Mary Kenny: It's risky to have God as a running mate
Should a politician -- in a country that separates church and state -- declare his commitment to a religious faith? Or should he be careful to declare that his faith has no bearing on his politics? It's an interesting question, and has particular bearing on the American presidential election.
Last week, the well-known American essayist Adam Gopnik castigated Paul Ryan for his open declaration of his Roman Catholic faith, comparing him unfavourably with the late John F Kennedy, who declared that he kept his religion separate from his politics.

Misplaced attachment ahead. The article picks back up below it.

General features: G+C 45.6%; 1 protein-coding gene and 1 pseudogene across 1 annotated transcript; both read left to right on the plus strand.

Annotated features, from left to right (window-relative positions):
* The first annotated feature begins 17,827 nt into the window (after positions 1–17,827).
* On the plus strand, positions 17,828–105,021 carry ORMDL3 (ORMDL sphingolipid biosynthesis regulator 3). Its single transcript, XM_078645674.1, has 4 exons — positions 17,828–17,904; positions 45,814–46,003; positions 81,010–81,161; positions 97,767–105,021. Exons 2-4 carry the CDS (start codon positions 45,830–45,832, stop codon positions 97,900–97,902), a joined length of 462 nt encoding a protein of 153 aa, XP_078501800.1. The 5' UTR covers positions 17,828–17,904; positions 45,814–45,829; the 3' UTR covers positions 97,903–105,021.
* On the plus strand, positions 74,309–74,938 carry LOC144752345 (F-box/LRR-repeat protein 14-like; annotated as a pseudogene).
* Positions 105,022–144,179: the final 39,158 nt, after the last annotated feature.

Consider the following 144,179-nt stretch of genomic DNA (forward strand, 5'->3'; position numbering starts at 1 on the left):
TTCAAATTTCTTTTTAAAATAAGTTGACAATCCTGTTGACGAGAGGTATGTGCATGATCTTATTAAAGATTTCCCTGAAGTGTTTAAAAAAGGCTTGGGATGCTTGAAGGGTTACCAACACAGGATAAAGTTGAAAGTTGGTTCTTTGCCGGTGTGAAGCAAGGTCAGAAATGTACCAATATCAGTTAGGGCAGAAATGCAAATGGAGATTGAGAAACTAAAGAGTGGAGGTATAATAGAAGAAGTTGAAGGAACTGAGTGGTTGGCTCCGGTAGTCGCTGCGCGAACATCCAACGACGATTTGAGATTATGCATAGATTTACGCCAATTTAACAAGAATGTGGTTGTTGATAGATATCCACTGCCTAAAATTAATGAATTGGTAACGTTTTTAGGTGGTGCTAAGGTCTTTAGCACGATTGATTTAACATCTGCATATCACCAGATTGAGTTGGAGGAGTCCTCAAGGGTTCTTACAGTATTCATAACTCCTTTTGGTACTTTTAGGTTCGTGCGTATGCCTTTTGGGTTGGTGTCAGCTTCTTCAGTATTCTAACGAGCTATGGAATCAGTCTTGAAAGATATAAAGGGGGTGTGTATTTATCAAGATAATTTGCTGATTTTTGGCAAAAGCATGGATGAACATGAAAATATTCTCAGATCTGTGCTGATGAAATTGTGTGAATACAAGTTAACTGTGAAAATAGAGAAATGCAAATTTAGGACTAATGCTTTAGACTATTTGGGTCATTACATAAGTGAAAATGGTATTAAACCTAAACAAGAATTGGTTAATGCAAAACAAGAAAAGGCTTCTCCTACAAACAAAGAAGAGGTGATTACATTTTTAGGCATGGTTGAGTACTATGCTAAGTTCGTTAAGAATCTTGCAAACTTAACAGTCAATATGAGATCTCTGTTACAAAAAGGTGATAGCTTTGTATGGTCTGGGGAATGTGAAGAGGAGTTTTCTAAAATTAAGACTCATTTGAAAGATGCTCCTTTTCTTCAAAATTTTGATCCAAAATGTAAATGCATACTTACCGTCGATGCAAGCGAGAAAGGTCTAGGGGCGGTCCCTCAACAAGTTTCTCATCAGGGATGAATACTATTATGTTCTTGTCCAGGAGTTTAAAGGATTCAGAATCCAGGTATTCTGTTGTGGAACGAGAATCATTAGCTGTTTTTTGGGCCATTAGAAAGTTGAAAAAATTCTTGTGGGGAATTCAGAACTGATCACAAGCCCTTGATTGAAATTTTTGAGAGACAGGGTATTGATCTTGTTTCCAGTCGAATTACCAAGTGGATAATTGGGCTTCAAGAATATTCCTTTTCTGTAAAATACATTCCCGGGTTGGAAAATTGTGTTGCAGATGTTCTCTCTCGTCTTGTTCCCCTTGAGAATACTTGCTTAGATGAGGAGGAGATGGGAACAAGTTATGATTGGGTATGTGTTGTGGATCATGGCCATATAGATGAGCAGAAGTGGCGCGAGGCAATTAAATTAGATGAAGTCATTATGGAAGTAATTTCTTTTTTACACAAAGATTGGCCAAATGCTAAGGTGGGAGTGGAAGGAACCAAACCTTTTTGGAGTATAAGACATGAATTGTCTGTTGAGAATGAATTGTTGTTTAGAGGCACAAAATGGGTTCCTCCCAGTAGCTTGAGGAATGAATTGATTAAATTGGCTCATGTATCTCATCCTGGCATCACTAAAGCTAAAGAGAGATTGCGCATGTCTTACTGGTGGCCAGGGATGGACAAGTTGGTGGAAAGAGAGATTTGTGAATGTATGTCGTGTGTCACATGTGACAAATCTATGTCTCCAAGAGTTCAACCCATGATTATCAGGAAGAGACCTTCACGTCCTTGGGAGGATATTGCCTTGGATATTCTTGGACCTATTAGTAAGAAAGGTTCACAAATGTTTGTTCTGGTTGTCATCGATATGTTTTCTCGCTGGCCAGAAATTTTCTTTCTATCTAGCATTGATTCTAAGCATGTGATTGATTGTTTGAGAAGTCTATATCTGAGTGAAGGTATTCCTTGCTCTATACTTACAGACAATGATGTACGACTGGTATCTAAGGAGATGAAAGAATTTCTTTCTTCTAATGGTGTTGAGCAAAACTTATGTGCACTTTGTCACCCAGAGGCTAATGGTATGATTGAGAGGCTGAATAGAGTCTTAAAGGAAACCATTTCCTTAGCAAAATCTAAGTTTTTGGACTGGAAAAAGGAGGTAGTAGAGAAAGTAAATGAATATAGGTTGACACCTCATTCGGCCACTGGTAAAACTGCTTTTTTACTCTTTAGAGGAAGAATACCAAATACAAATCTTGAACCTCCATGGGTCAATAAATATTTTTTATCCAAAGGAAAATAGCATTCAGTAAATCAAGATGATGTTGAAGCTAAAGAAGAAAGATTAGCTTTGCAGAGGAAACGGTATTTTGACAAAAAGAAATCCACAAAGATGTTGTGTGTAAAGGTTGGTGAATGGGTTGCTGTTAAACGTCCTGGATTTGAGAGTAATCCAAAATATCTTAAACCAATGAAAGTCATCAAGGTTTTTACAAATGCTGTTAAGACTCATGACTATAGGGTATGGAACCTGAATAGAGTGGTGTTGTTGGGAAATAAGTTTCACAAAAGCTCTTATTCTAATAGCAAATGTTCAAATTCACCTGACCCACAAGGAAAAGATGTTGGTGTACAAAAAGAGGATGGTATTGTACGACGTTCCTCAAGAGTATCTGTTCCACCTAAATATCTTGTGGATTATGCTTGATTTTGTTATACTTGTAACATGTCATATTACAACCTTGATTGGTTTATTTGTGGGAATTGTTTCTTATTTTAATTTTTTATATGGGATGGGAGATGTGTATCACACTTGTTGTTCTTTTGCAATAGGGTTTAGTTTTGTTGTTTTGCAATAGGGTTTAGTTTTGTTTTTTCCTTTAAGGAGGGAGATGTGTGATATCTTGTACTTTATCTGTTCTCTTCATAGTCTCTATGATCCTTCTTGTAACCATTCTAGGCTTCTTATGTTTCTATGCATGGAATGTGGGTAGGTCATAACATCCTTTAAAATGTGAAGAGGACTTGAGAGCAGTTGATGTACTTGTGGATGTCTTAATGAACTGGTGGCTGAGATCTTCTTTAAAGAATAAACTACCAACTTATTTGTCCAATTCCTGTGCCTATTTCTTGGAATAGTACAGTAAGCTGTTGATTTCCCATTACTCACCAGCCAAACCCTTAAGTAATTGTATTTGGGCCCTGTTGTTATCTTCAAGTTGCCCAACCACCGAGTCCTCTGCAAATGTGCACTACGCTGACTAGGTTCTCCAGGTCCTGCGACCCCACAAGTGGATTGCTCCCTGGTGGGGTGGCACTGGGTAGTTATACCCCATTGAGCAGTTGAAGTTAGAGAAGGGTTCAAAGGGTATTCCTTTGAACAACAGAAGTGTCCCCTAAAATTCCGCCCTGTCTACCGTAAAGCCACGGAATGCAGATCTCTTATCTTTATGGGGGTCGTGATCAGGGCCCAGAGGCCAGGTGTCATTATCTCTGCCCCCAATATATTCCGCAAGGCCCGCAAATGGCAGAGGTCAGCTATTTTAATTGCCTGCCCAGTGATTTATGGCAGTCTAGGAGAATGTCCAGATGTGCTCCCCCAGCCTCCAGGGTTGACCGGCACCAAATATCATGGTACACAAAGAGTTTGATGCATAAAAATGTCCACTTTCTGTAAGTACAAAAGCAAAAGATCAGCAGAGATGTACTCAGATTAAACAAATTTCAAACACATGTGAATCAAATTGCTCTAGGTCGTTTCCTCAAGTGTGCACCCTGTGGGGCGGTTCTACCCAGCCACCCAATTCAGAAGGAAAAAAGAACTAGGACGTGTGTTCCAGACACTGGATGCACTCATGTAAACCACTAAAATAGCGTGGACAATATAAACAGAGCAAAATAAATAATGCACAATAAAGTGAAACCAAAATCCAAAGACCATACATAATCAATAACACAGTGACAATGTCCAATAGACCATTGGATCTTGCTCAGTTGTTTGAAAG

Mr Gopnik described Mr Ryan's views as "disturbing" and "scary" after the Republican vice-presidential candidate said: "I don't see how a person can separate their public life from their private life or from their faith. Our faith informs everything we do."